Smog-eating tile expands its reach
Smog-eating tile is expanding. But don't worry. It's not something out of The Walking Deadzombie series. Instead, it's concrete tile that neutralizes smog-forming nitrogen oxides and it's manufactured by Irvine, Calif.-based Boral Roofing.
The tiles were first installed by KB Home on houses in several Southern California communities. The product has now been rolled out nationally in an expanded color range and is being installed by other builders in Texas and Florida as well as California.
The pilot launch with KB Home proved to be such a success that other builders requested access to the product, said Kayla Kratz, product manager for Boral Roofing.
"We've gotten excellent feedback on the tile from the South Coast Air Quality Management District. We're seeing if we can lobby for the adoption of this technology for air quality concerns in other communities," Kratz said. The SCAQMD is in Southern California.
Kratz said that she's working to try to get rebates or tax credits for homeowners to help offset the cost to the tiles, similar to credits available for solar panels or geothermal, since the cost of these tiles can be 25-50 percent more than traditional tiles.
"One focus group said they like the idea of this roof because they know on a daily basis they are doing something good for the environment without them having to do anything. They don't have to think about it like recycling," she said."
Nitrogen oxides are produced by most vehicles. In one year, the smog-eating tile on a 2,000-square-foot house can neutralize the amount of nitrogen oxides produced by a car in 10,800 miles of driving. The tiles contain titanium dioxide, which is a naturally occurring substance that Boral Roofing incorporates into the tiles' surface, as previously reported in ProudGreenHome.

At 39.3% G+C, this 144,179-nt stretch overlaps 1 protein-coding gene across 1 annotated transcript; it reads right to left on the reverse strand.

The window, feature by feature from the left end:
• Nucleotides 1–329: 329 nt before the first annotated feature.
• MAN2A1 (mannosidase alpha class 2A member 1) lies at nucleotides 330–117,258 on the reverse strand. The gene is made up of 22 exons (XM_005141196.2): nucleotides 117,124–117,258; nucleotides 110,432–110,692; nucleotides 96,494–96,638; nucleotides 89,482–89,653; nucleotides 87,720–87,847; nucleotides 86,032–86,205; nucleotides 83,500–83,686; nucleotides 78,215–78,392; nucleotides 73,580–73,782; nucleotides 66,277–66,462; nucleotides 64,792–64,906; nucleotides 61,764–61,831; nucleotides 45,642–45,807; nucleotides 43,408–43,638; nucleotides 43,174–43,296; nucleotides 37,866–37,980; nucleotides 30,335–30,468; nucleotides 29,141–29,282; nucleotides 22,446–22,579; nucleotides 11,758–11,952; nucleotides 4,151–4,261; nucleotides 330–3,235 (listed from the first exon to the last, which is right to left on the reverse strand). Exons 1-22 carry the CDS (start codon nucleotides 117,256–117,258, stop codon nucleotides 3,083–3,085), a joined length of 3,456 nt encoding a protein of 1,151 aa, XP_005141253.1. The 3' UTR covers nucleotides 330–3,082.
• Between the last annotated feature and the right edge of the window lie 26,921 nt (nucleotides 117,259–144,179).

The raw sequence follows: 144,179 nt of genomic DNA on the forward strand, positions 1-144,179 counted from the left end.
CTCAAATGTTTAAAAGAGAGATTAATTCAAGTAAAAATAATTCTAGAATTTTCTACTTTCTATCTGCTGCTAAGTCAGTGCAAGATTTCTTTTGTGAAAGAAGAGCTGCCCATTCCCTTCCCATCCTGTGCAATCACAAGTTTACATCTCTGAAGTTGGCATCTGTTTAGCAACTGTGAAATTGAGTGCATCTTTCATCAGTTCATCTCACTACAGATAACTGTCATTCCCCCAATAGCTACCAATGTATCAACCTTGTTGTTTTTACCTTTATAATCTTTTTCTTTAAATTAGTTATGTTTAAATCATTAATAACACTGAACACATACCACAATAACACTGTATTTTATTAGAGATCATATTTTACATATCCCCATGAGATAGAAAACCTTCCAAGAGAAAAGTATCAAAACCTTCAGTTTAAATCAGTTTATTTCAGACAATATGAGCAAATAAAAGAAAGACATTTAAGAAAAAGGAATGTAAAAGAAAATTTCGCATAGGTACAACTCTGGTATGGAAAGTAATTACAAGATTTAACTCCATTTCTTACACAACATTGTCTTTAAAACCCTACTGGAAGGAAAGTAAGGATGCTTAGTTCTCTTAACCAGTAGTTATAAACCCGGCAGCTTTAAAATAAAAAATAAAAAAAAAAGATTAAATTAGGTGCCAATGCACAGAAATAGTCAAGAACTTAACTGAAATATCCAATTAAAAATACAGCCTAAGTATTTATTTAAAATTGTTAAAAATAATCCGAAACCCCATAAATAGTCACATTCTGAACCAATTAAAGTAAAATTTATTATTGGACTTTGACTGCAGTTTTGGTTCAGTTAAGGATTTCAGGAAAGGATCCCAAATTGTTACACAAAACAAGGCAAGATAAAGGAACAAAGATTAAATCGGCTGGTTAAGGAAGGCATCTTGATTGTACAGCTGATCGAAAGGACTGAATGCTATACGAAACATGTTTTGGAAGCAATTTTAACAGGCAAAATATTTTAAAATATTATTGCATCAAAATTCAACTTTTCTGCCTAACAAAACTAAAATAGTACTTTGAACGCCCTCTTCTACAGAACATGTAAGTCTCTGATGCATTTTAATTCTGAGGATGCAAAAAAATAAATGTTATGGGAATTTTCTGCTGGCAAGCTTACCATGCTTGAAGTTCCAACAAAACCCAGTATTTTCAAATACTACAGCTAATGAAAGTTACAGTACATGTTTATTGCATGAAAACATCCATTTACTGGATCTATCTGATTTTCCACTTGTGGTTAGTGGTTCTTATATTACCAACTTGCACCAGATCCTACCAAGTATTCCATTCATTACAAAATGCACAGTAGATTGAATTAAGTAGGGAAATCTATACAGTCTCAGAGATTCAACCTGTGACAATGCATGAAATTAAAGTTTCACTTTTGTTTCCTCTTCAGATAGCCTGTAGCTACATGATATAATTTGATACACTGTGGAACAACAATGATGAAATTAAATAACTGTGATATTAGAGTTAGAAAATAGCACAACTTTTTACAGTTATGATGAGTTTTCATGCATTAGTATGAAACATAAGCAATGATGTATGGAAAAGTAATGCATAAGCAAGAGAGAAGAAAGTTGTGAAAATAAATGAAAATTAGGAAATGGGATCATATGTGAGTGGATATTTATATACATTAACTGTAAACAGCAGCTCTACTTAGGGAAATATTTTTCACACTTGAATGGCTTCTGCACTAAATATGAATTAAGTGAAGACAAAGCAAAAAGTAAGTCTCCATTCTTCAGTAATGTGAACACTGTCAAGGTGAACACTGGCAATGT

Titanium dioxide is a photo catalyst, so when the tile's surface is expose to ultraviolet light, as found in daylight, it breaks down the nitrogen oxides in the air into harmless calcium nitrate. This process works on both sunny and cloudy days.
And calcium nitrate? It's a fertilizer. When it washes off the roof it harmlessly fertilizes the garden, making the roof tiles a simple decision for the homeowner wanting to go green.
Read more about building a green home.
Teena Hammond Teena Hammond has published more than 2,000 articles in People and W magazines, Women's Wear Daily, and in dozens of newspapers and books. She also wrote a home improvement, remodeling and decor column that ran in Gannett newspapers nationwide. She's interested in all things green and would love to hear from you with your story ideas.